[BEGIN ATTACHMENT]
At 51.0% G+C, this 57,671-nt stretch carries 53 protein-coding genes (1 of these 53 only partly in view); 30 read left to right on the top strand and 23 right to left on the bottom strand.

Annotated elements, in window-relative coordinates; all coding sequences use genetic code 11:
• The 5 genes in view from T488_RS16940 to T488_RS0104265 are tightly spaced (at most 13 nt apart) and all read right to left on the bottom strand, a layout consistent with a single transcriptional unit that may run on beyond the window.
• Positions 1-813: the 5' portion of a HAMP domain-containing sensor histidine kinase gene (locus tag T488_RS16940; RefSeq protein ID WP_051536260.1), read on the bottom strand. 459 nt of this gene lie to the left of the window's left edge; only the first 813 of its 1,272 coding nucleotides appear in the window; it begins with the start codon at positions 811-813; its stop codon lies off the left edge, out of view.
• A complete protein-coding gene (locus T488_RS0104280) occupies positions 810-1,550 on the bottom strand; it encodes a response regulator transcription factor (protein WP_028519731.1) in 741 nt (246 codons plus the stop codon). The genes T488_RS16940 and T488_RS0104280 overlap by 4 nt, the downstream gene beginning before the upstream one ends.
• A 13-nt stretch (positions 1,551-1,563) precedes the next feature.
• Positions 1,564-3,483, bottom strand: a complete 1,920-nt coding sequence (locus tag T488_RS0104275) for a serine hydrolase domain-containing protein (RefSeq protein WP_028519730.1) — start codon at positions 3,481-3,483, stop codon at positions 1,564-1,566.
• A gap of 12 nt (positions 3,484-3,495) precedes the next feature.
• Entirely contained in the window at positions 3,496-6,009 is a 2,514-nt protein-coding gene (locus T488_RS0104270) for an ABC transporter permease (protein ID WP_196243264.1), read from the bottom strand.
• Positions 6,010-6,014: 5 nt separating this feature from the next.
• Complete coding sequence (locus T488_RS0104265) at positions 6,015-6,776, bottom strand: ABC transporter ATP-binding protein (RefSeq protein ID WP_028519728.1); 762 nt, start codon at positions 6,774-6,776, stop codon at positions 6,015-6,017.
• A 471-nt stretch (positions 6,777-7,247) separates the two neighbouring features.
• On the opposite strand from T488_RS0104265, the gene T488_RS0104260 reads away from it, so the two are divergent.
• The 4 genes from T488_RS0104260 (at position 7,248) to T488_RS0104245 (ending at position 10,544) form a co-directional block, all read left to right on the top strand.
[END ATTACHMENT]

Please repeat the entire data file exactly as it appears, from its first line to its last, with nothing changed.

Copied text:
At 51.0% G+C, this 57,671-nt stretch carries 53 protein-coding genes (1 of these 53 only partly in view); 30 read left to right on the top strand and 23 right to left on the bottom strand.

Annotated elements, in window-relative coordinates; all coding sequences use genetic code 11:
• The 5 genes in view from T488_RS16940 to T488_RS0104265 are tightly spaced (at most 13 nt apart) and all read right to left on the bottom strand, a layout consistent with a single transcriptional unit that may run on beyond the window.
• Positions 1-813: the 5' portion of a HAMP domain-containing sensor histidine kinase gene (locus tag T488_RS16940; RefSeq protein ID WP_051536260.1), read on the bottom strand. 459 nt of this gene lie to the left of the window's left edge; only the first 813 of its 1,272 coding nucleotides appear in the window; it begins with the start codon at positions 811-813; its stop codon lies off the left edge, out of view.
• A complete protein-coding gene (locus T488_RS0104280) occupies positions 810-1,550 on the bottom strand; it encodes a response regulator transcription factor (protein WP_028519731.1) in 741 nt (246 codons plus the stop codon). The genes T488_RS16940 and T488_RS0104280 overlap by 4 nt, the downstream gene beginning before the upstream one ends.
• A 13-nt stretch (positions 1,551-1,563) precedes the next feature.
• Positions 1,564-3,483, bottom strand: a complete 1,920-nt coding sequence (locus tag T488_RS0104275) for a serine hydrolase domain-containing protein (RefSeq protein WP_028519730.1) — start codon at positions 3,481-3,483, stop codon at positions 1,564-1,566.
• A gap of 12 nt (positions 3,484-3,495) precedes the next feature.
• Entirely contained in the window at positions 3,496-6,009 is a 2,514-nt protein-coding gene (locus T488_RS0104270) for an ABC transporter permease (protein ID WP_196243264.1), read from the bottom strand.
• Positions 6,010-6,014: 5 nt separating this feature from the next.
• Complete coding sequence (locus T488_RS0104265) at positions 6,015-6,776, bottom strand: ABC transporter ATP-binding protein (RefSeq protein ID WP_028519728.1); 762 nt, start codon at positions 6,774-6,776, stop codon at positions 6,015-6,017.
• A 471-nt stretch (positions 6,777-7,247) separates the two neighbouring features.
• On the opposite strand from T488_RS0104265, the gene T488_RS0104260 reads away from it, so the two are divergent.
• The 4 genes from T488_RS0104260 (at position 7,248) to T488_RS0104245 (ending at position 10,544) form a co-directional block, all read left to right on the top strand.